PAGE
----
It is one thing to add those finishing touches at the end of a construction project. Even more, it is another thing to get it done precisely. To get that smooth external finish on those corners, the go-to methods include galvanized metal or plastic corner beading. Today, it is all about plastic corner beading.
For some, it feels like quite an impossible feat to get it done without making a mess. But, using the right technique makes anything possible. With that in mind, let’s get down and dirty as we explore how to install plaster beading without making a mess.
Before you get started on your DIY project that involves plastering walls, there are certain tools needed. Remember, a workman is only as good as his tools. So, here is what you need:
- Trowels (Window, Finishing, Corner)
- Mortar stand
- Mixer drill
- Plasterers float
- Mixing bucket
- Drywall knife
- Spot board
Installing the Plaster Beading
Now that you have all your tools, it is time to get cracking. With these few steps, you can finally get that smooth and sturdy corner.
1. Mix your plaster.
This is where your mixing bucket comes into play. Pour some water into the bucket, then proceed to pour some plaster into the water. As a rule of thumb a 50/50 ratio is a good way to go.
Do not pour it all in, simply let it sit in a heap of water then let it gradually sink. You can either use a mixer drill or a stick to mix it evenly making sure to dissolve any lumps. Continue to pour and mix till you get the right consistency.
The next step is to apply moisture to your spot board, then apply some plaster to it.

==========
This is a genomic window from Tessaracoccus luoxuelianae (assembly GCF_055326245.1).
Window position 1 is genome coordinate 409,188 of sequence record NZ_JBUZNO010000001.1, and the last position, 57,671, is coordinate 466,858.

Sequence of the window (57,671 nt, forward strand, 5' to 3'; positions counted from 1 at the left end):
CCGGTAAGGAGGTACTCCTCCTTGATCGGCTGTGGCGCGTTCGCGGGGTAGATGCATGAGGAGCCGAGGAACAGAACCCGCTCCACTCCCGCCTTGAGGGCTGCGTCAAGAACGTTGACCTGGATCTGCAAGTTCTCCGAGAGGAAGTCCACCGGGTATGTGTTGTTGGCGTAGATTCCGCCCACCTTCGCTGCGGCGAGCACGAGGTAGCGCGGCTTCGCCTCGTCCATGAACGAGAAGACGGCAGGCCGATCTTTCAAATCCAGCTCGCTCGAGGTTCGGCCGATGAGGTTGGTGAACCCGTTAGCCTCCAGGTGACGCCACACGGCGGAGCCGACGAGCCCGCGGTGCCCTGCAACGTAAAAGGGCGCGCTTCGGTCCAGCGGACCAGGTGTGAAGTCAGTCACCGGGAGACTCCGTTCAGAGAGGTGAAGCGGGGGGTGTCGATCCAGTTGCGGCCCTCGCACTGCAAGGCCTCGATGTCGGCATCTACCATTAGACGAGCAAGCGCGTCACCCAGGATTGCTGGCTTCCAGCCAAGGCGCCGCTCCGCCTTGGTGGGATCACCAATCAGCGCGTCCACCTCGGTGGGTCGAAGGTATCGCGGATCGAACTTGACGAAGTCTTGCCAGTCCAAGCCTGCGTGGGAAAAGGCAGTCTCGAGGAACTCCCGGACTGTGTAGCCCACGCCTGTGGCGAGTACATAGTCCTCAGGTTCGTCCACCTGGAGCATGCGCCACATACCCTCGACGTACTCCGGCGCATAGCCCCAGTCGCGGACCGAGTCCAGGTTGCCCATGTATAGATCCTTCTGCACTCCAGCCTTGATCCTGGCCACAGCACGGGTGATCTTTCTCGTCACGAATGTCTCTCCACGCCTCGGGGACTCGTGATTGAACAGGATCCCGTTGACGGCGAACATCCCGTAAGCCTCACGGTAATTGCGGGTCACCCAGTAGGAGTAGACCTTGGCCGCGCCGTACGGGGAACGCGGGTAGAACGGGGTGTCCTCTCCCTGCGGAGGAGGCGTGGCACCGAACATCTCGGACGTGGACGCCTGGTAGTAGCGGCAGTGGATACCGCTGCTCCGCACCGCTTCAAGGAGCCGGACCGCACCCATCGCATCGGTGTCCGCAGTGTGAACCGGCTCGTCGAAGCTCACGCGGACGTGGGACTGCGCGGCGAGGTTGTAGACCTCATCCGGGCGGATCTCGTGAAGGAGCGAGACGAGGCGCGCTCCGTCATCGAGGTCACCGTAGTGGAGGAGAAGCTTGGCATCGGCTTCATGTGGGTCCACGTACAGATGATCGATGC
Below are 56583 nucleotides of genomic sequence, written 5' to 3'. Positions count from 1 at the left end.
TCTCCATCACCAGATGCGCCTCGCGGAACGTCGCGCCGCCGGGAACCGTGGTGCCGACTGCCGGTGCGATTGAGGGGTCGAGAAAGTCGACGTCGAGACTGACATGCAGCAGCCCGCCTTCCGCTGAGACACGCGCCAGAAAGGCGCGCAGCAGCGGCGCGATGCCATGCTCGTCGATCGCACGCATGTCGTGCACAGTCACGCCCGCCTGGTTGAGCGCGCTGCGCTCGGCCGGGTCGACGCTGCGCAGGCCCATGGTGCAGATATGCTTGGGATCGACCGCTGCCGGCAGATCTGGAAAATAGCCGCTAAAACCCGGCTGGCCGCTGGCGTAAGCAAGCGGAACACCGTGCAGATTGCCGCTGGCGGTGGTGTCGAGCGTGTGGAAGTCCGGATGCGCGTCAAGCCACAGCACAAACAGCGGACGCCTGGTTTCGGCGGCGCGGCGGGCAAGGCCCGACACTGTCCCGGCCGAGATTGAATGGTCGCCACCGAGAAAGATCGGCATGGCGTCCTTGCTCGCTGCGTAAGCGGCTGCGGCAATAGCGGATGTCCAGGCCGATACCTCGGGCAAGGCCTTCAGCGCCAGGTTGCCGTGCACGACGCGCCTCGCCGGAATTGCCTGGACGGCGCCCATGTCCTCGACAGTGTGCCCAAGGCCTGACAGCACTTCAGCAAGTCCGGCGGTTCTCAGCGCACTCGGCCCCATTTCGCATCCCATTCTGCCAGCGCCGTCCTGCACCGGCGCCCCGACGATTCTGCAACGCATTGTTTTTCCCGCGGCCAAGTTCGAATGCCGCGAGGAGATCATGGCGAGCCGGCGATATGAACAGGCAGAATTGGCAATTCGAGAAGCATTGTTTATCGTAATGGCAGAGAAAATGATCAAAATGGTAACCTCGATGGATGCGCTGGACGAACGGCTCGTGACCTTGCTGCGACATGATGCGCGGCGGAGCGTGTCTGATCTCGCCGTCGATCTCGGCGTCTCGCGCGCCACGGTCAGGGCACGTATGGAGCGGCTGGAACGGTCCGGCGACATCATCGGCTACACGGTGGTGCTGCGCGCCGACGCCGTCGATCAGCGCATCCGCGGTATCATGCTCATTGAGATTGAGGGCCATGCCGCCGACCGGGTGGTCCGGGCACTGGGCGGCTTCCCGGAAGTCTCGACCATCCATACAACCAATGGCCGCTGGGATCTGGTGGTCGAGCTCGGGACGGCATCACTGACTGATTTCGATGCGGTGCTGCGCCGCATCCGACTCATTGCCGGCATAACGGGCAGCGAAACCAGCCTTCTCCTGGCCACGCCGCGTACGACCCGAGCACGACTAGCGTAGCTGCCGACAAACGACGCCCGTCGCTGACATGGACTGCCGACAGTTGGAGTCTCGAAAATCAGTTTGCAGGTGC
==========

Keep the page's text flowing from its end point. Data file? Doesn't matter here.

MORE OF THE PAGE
2. Get your hawk ready.
Use your trowel to scoop up some of the plaster, then slather it around on your hawk.
3. Add your bond.
At this point evenly apply the bond to the exterior surface of the corner you are trying to smooth out. For better results, it is advisable to slather on an inch of bond at a time.
4. Nail the bead in.
Using drywall nails, fasten the beading into place. It makes it a bit easier if you tap on it till it sits correctly. To be sure of it’s stability, use a level to ensure that it is sitting vertically or horizontally. Continue tapping on it till it is perfectly levelled.
5. Apply the plaster.
Use your drywall knife to rub in the first coat of plaster, ensure that it is thin and even. This is a better option since it can get into the crevices of raised points of the bead. It is equally a good idea to start by filling the tapered seam of the beading. This ensures that the end result comes out a lot smoother. Using your level, check how vertically or horizontally stable your near-finished work is.
Once that is done, you can use your trowel to take off any excess plaster. Simply using your fingers to wipe off any plaster on the beading will suffice once you’re done.